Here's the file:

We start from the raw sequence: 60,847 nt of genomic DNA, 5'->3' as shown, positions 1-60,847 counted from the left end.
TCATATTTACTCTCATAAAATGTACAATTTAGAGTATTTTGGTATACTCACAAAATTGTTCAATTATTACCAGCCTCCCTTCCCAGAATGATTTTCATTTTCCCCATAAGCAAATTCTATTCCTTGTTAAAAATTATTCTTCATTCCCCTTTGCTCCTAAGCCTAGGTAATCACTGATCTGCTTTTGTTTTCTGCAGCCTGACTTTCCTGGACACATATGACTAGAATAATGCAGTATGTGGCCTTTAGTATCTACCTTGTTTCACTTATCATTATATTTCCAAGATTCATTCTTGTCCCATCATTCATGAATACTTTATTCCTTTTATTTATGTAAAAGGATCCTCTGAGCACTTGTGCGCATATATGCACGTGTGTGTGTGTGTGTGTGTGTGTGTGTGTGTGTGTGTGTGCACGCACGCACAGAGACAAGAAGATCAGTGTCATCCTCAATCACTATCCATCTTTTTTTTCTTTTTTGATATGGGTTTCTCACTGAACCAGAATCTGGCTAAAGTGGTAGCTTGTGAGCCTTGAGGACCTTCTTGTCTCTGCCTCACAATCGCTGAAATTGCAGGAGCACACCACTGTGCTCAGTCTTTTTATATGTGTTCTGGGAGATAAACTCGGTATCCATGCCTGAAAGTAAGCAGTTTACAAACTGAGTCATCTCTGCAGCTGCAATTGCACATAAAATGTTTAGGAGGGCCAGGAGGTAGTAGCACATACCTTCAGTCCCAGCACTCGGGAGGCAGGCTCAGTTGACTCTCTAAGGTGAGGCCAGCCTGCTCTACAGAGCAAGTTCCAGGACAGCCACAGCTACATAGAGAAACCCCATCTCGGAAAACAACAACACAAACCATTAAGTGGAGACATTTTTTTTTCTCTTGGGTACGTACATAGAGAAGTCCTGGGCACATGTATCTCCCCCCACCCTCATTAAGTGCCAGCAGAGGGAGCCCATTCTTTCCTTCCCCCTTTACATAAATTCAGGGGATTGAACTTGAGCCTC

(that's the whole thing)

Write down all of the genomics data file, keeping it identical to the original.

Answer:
We start from the raw sequence: 60,847 nt of genomic DNA, 5'->3' as shown, positions 1-60,847 counted from the left end.
TCATATTTACTCTCATAAAATGTACAATTTAGAGTATTTTGGTATACTCACAAAATTGTTCAATTATTACCAGCCTCCCTTCCCAGAATGATTTTCATTTTCCCCATAAGCAAATTCTATTCCTTGTTAAAAATTATTCTTCATTCCCCTTTGCTCCTAAGCCTAGGTAATCACTGATCTGCTTTTGTTTTCTGCAGCCTGACTTTCCTGGACACATATGACTAGAATAATGCAGTATGTGGCCTTTAGTATCTACCTTGTTTCACTTATCATTATATTTCCAAGATTCATTCTTGTCCCATCATTCATGAATACTTTATTCCTTTTATTTATGTAAAAGGATCCTCTGAGCACTTGTGCGCATATATGCACGTGTGTGTGTGTGTGTGTGTGTGTGTGTGTGTGTGTGTGTGCACGCACGCACAGAGACAAGAAGATCAGTGTCATCCTCAATCACTATCCATCTTTTTTTTCTTTTTTGATATGGGTTTCTCACTGAACCAGAATCTGGCTAAAGTGGTAGCTTGTGAGCCTTGAGGACCTTCTTGTCTCTGCCTCACAATCGCTGAAATTGCAGGAGCACACCACTGTGCTCAGTCTTTTTATATGTGTTCTGGGAGATAAACTCGGTATCCATGCCTGAAAGTAAGCAGTTTACAAACTGAGTCATCTCTGCAGCTGCAATTGCACATAAAATGTTTAGGAGGGCCAGGAGGTAGTAGCACATACCTTCAGTCCCAGCACTCGGGAGGCAGGCTCAGTTGACTCTCTAAGGTGAGGCCAGCCTGCTCTACAGAGCAAGTTCCAGGACAGCCACAGCTACATAGAGAAACCCCATCTCGGAAAACAACAACACAAACCATTAAGTGGAGACATTTTTTTTTCTCTTGGGTACGTACATAGAGAAGTCCTGGGCACATGTATCTCCCCCCACCCTCATTAAGTGCCAGCAGAGGGAGCCCATTCTTTCCTTCCCCCTTTACATAAATTCAGGGGATTGAACTTGAGCCTC